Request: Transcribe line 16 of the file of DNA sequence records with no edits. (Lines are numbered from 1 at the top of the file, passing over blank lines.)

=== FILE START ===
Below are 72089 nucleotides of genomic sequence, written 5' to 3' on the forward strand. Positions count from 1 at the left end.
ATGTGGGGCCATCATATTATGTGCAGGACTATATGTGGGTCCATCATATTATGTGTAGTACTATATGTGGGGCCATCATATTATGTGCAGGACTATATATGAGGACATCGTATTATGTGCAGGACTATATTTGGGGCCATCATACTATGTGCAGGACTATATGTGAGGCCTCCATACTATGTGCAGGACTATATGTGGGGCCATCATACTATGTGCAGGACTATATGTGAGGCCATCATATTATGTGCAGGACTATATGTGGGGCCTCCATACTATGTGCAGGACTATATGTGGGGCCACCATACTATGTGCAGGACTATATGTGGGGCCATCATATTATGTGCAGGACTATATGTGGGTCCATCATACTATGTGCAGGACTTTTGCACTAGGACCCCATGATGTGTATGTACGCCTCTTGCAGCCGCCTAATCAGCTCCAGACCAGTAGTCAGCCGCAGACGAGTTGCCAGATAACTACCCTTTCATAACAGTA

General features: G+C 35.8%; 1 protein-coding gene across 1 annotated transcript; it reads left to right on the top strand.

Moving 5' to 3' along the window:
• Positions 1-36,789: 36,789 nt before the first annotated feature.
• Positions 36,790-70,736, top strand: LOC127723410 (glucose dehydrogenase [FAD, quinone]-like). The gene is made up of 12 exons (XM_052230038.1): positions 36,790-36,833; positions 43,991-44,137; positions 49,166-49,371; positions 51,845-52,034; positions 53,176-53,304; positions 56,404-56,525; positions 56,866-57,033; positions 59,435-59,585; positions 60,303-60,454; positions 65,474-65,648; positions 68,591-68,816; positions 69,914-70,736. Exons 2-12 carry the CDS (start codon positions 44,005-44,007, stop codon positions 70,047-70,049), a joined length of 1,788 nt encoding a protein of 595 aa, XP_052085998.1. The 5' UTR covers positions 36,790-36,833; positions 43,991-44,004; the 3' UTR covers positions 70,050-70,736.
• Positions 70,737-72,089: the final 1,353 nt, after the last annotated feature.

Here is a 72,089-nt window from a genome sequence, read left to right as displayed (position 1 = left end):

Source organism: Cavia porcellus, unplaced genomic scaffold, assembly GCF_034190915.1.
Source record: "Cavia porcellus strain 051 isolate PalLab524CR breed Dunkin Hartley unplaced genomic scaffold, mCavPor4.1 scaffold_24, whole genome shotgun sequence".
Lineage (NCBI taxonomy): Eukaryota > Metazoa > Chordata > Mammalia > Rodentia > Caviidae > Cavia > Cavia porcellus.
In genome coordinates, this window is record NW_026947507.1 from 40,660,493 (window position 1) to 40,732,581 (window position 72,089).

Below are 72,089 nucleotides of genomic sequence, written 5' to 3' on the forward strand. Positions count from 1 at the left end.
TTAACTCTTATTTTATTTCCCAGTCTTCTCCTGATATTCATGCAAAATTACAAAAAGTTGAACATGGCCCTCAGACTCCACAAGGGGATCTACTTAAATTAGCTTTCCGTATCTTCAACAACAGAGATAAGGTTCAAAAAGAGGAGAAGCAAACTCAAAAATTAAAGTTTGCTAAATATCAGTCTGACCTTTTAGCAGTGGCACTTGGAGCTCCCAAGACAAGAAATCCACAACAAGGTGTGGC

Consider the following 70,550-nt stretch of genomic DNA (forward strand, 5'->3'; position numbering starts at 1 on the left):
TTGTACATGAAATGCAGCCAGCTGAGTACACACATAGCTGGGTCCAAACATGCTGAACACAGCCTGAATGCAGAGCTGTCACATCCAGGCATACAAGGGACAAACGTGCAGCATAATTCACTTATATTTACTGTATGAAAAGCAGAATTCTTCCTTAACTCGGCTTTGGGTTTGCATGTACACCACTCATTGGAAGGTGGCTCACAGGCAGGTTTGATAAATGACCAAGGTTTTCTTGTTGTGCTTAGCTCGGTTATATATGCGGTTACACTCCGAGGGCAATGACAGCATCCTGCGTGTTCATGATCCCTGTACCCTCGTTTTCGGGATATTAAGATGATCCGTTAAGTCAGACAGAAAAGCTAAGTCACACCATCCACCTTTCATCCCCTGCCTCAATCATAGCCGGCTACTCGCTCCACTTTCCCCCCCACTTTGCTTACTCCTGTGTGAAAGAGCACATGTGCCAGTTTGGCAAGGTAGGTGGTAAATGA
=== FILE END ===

TTGTACATGAAATGCAGCCAGCTGAGTACACACATAGCTGGGTCCAAACATGCTGAACACAGCCTGAATGCAGAGCTGTCACATCCAGGCATACAAGGGACAAACGTGCAGCATAATTCACTTATATTTACTGTATGAAAAGCAGAATTCTTCCTTAACTCGGCTTTGGGTTTGCATGTACACCACTCATTGGAAGGTGGCTCACAGGCAGGTTTGATAAATGACCAAGGTTTTCTTGTTGTGCTTAGCTCGGTTATATATGCGGTTACACTCCGAGGGCAATGACAGCATCCTGCGTGTTCATGATCCCTGTACCCTCGTTTTCGGGATATTAAGATGATCCGTTAAGTCAGACAGAAAAGCTAAGTCACACCATCCACCTTTCATCCCCTGCCTCAATCATAGCCGGCTACTCGCTCCACTTTCCCCCCCACTTTGCTTACTCCTGTGTGAAAGAGCACATGTGCCAGTTTGGCAAGGTAGGTGGTAAATGA